Managing Metabolic Syndrome in Schizophrenia

Pharmacologic Interventions

Maayan performed a literature review of pharmacologic interventions designed to attenuate antipsychotic-related weight gain to rank interventions in order of efficacy in reducing weight (from the most efficacious to the least).9 Numerous pharmacologic interventions showed promise in improving risk factors for MetS. These included metformin, d-fenfluramine, sibutramine, topiramate, reboxetine, amantadine, nizatidine, orlistat, metformin plus sibutramine, famotidine, dextroamphetamine sulfate, fluoxetine, and rosiglitazone.9 The author adds that atomoxetine, chlorphenetermine, phenmetrazine, and phenylpropanolamine were not effective in reducing antipsychotic-induced weight gain. Findings from nizatidine and fluvoxamine studies were contradictory.

Studies of Combined Behavioral and Pharmacologic Interventions

Several studies attempted to test the efficacy of combining behavioral and pharmacologic interventions. The author noted that combination of NR and/or bupropion and behavioral techniques (group therapy, motivational enhancement, positive reinforcement, CBT, and anxiety reduction) helped maintain abstinence from smoking. Metformin and lifestyle intervention was found more effective than either intervention alone in addressing weight loss.

Monitoring Patients for MetS

The author points to the paramount importance of using a “rigorous monitoring plan” for early detection of incipient MetS. Several sets of consensus guidelines lay out monitoring protocols, which include an array of components (depending on the particular guideline): personal and family history; baseline electrocardiogram (ECG), obtaining urea, electrolytes, prolactin levels, and complete blood count at baseline and at specified intervals thereafter; and measurement of weight and waist circumference, fasting plasma glucose, fasting plasma lipids, and blood pressure both at baseline and at specific intervals thereafter.10-13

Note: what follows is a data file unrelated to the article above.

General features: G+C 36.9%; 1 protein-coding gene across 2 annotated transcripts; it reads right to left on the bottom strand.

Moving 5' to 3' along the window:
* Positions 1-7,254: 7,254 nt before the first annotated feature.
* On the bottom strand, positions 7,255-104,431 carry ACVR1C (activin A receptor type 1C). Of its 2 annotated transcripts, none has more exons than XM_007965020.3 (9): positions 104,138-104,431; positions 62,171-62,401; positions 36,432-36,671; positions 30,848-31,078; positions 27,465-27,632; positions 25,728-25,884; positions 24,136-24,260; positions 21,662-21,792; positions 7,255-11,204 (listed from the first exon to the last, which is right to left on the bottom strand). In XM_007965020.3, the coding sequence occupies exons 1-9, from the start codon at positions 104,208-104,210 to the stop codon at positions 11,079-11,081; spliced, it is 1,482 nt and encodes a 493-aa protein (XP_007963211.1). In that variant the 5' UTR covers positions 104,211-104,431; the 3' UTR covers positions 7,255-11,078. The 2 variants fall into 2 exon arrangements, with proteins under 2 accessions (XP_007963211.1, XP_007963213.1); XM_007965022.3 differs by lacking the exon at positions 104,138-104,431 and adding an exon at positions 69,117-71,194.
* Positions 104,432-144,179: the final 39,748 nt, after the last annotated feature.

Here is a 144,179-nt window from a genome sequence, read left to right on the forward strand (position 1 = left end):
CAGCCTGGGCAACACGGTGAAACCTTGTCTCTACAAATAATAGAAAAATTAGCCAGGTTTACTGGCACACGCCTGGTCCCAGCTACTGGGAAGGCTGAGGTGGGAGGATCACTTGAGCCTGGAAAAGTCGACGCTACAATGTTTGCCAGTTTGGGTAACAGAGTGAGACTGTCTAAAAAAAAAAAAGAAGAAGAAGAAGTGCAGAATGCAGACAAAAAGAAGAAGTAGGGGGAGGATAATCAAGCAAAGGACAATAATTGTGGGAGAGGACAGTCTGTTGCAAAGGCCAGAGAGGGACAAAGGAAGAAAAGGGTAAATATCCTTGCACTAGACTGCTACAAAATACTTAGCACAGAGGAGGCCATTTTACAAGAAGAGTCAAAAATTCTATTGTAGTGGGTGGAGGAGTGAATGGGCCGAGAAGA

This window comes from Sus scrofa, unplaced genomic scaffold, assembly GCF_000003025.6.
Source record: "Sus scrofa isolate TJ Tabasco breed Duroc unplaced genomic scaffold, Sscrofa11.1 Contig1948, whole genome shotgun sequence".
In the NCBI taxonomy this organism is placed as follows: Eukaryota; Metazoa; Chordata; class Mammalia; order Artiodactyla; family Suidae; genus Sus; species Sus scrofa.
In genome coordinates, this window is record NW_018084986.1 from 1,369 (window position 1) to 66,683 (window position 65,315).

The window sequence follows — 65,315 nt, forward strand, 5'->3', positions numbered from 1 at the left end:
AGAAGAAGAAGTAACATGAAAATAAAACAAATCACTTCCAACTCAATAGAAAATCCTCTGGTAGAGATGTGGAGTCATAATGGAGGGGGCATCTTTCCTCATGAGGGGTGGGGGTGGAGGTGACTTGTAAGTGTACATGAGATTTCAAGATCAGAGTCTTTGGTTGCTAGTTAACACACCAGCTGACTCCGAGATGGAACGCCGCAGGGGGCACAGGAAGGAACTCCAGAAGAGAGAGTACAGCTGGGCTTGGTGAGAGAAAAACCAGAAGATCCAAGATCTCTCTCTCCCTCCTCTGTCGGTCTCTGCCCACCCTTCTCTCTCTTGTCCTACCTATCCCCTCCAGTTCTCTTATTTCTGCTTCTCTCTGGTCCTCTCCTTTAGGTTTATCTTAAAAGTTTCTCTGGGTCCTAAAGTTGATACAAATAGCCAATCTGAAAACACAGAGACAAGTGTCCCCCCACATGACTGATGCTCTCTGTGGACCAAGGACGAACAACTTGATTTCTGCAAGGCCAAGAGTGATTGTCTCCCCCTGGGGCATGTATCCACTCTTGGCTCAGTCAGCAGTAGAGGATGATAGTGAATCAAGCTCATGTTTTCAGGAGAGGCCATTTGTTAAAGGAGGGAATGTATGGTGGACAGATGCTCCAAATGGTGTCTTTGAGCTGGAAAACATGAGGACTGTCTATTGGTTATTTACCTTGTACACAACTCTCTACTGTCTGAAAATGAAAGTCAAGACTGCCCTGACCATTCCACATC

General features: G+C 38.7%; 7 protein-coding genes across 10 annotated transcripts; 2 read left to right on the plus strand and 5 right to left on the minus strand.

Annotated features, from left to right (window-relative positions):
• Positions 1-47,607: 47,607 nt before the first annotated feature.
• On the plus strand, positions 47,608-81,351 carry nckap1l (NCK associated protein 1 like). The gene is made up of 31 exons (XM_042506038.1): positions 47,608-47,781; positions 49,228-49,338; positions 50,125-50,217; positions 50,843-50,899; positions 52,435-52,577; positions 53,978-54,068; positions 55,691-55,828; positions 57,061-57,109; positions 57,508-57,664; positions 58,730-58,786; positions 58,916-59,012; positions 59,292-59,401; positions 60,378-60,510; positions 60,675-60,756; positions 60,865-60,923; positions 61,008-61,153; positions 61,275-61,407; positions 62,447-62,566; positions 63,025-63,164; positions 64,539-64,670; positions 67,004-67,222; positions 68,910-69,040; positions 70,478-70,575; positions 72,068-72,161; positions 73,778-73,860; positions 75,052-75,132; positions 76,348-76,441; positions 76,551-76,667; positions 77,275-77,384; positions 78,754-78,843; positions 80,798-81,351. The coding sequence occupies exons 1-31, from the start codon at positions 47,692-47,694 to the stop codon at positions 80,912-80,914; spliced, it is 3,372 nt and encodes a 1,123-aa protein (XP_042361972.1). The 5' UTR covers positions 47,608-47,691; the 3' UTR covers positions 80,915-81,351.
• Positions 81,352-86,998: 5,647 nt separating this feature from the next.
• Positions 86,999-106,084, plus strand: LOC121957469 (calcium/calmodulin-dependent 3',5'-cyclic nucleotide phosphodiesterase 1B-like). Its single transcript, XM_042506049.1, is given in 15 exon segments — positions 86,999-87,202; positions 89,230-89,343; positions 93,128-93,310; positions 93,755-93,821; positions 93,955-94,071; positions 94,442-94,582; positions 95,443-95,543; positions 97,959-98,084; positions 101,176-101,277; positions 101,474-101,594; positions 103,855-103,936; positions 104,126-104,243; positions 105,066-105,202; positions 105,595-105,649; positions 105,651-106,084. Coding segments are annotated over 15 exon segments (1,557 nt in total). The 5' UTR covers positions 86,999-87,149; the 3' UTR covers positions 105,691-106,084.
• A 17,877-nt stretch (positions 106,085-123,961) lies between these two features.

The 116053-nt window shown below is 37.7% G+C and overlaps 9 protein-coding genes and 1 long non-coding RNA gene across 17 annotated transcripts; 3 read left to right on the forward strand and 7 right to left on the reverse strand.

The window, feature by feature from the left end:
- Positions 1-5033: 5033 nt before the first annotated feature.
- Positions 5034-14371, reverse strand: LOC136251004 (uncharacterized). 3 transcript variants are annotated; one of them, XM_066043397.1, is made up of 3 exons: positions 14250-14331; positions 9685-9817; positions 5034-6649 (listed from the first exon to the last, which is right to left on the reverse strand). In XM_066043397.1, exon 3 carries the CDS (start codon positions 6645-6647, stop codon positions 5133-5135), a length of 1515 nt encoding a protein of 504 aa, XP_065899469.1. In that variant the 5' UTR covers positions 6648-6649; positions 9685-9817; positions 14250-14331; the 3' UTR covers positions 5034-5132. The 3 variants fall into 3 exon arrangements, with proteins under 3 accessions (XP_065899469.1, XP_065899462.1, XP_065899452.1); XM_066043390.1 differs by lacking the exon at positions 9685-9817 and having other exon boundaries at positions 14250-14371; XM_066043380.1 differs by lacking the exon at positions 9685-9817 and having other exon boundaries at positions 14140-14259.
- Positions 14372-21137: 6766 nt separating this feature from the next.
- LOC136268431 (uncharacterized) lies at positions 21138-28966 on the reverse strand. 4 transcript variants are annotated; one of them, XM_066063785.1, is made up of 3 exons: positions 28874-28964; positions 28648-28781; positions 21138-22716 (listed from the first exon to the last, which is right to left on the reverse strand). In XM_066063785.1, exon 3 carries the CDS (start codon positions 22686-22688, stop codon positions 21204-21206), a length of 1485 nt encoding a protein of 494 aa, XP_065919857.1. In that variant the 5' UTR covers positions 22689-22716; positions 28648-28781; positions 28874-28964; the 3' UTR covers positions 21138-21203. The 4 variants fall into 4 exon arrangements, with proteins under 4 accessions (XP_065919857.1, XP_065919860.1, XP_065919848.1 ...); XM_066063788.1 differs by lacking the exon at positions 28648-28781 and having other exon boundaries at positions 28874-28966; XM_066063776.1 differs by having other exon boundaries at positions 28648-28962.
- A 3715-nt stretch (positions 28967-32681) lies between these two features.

The author concluded that, although findings were inconsistent, almost all behavioral interventions appeared to have some benefit for patients, either toward improving physical health, lifestyle habits (ie, smoking, exercise, and diet), or health perception and views. Pharmacologic interventions antipsychotic-induced weight gain were supported by “more robust studies.” But better outcomes were achieved through combining pharmacologic and nonpharmacologic interventions than using either alone.

The author noted that guideline implementation is still sorely lacking among clinicians, and emphasized the critical importance of “monitoring, monitoring, monitoring.” Monitoring regimens can vary, depending on the particular guideline the clinician is using and the needs of the individual patient.